Neue Publikation: Connecting the Nineteenth-Century World
In dieser Studie beschreibt Roland Wenzlhuemer, Gastprofessor am Europainstitut, die weltweite Ausbreitung des Telegraphennetzes im 19. Jahrhundert und deren politische, wirtschaftliche und kulturelle Auswirkungen.
Lesen Sie die Rezension von Clare Pettitt, King's College London.
Wenzlhuemer’s work takes primarily a quantitative historical approach, charting the technological history of telegraphy and its global spread throughout the nineteenth century and his book includes a substantial appendix of the data that he has painstakingly collected and analyzed from a wide array of sources and archives on the growth and use of telegraph networks in Britain, British India, and the world.
Throughout the book he offers tables and graphs which map the growth of the material network, the frequency of its use, and the ways in which it functions to recalibrate spaces and the relationality between places, showing that, ‘[w]hen shifts in a particular space occur, the relation between the global and the local also changes on a certain level’ (49). While he concedes that it is ‘true that electric telegraphy loosened the connection between the geographic and the communicational distance between two places,’ one of the main arguments that emerges out of his collated data is that telegraphic connection did not annihilate time and place, on the contrary, ‘[t]he opposite is the case’ (255).
In fact, ‘[time] became ever more important’ (99). He illustrates this with an example related by Deep Kanta Lahiri Coudhury writing about the 1908 Telegraph General Strike in India. The signalers on strike ‘did forward telegrams but omitted the date and time of their posting, thus rendering many Messages practically worthless’ (255). Rather than annihilate time, the new telegraph technologies remade it as intrinsic to the communicative function of the medium, along with ‘a need for brevity and specialized mediation that became essential features of telegraph networks’ (55).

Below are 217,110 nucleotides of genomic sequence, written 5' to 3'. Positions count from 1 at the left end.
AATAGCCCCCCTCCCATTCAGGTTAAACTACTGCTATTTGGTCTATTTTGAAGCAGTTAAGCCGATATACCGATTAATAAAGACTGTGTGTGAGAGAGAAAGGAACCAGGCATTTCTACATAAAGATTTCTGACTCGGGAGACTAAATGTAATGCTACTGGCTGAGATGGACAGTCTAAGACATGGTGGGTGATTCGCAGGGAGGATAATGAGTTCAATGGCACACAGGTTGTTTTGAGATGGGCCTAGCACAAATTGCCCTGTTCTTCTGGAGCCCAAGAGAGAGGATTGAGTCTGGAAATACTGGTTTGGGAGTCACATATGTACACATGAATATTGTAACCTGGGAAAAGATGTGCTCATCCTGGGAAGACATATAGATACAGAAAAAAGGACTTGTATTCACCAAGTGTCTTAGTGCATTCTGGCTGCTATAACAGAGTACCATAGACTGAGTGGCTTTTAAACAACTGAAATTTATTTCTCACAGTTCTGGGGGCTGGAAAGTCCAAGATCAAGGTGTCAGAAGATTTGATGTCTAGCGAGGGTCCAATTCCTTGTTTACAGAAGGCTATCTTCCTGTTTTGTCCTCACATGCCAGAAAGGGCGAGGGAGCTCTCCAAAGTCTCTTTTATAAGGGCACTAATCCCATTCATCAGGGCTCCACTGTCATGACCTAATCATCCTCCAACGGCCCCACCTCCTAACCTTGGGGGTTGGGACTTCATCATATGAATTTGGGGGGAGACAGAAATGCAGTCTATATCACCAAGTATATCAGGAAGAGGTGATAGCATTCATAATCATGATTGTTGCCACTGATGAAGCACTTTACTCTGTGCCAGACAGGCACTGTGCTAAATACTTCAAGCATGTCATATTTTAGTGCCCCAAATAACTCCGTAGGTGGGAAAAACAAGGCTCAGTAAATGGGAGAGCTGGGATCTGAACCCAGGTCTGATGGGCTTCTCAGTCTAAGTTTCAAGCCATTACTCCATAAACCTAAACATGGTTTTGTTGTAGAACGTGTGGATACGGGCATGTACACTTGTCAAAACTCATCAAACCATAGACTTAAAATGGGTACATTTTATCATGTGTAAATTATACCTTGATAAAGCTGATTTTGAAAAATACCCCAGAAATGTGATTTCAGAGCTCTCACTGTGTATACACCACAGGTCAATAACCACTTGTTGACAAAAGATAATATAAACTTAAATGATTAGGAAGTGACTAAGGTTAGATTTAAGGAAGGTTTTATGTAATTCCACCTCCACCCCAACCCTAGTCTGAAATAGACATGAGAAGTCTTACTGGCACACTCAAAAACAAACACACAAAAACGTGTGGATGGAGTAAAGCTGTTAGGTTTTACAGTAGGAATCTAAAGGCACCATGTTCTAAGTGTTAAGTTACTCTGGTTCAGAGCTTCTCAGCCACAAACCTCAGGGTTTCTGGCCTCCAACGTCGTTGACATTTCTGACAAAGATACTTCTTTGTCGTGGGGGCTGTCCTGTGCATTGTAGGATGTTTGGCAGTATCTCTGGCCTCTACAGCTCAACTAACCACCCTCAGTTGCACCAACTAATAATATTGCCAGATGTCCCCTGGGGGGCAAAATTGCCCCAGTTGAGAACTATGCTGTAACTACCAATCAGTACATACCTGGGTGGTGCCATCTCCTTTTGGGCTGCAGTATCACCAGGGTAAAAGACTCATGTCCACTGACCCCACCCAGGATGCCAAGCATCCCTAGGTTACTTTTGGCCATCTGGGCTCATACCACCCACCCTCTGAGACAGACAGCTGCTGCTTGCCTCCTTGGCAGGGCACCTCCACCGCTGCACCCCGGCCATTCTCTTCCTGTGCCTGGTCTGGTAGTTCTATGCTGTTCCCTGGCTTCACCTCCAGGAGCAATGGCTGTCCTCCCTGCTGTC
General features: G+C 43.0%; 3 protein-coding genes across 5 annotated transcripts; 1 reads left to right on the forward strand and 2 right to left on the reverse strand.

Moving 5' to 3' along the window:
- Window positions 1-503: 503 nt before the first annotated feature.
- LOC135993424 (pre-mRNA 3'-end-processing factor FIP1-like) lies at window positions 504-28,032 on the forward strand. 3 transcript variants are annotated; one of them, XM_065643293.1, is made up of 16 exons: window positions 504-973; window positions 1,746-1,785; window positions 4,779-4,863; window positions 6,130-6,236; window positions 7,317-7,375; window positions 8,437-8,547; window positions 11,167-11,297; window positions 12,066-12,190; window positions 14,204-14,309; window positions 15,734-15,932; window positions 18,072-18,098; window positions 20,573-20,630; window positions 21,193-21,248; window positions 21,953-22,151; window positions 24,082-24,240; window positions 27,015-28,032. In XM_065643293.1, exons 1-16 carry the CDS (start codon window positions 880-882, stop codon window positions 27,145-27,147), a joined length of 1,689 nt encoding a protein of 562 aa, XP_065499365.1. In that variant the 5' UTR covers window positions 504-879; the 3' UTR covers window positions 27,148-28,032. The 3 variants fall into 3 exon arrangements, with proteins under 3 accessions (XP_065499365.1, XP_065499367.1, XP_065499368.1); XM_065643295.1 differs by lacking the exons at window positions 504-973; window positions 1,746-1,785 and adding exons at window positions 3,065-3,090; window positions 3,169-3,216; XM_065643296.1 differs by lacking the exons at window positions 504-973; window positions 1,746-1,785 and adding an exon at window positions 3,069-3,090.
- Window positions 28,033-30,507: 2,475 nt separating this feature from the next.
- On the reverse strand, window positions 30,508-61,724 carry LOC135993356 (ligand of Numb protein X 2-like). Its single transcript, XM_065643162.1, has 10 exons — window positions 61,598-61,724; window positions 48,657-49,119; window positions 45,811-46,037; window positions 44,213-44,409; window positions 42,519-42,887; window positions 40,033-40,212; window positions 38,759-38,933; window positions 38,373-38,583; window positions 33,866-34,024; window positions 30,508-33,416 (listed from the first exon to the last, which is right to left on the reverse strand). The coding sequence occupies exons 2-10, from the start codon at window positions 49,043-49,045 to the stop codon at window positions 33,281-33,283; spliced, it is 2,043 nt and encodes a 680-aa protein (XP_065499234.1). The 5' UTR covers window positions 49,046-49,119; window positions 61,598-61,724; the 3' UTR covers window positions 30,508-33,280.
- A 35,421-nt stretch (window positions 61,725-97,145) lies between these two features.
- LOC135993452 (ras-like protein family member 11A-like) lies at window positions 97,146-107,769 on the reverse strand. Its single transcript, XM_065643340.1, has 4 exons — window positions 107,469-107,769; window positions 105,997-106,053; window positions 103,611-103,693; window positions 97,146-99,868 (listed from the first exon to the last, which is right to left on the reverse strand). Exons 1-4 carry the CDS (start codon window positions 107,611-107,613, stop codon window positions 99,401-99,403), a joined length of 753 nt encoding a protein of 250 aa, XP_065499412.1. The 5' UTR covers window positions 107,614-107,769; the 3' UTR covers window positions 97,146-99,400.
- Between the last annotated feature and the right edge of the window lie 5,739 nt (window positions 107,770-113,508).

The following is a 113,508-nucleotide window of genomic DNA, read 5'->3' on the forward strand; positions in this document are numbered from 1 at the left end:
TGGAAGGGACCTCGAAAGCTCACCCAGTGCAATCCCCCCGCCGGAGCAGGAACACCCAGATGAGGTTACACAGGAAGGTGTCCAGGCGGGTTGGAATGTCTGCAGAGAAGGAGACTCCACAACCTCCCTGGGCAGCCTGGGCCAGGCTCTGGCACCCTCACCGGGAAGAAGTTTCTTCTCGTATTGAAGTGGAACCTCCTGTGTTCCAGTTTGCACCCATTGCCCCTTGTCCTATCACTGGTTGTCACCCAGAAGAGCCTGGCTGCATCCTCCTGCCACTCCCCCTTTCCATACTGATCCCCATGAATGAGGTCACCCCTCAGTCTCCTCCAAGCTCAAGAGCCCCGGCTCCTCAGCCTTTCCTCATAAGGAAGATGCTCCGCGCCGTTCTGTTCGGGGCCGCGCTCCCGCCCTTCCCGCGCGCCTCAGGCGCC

Space remained similarly unannihilated. Wenzlheumer quotes Peter Gould on this, who warns against the idea that space shrinks under the pressure of communications technologies: In fact, for many spaces of great geographic importance the very notion of metricity may not be pertinent. What may be much more important is the simple fact of how people and things are connected together. It is the sheer connectivity of things that creates many spaces of interest to a geographer. (40)
Throughout this statistical and data-rich account, Wenzlheumer is never inattentive to the theoretical, cultural and social possibilities of the meaning of the telegraph and his work will be highly suggestive for literary, social, and cultural historians, as it sets out clearly for the first time the global spread of the technology with a rich sense of local and material contexts. He decides that by 1900, ‘global communication space had been almost completely detached from geographic or navigational space’ (128), but this is no flip conclusion: he shows all his workings and he is scrupulous in tracking exactly how this gradually and unevenly came about.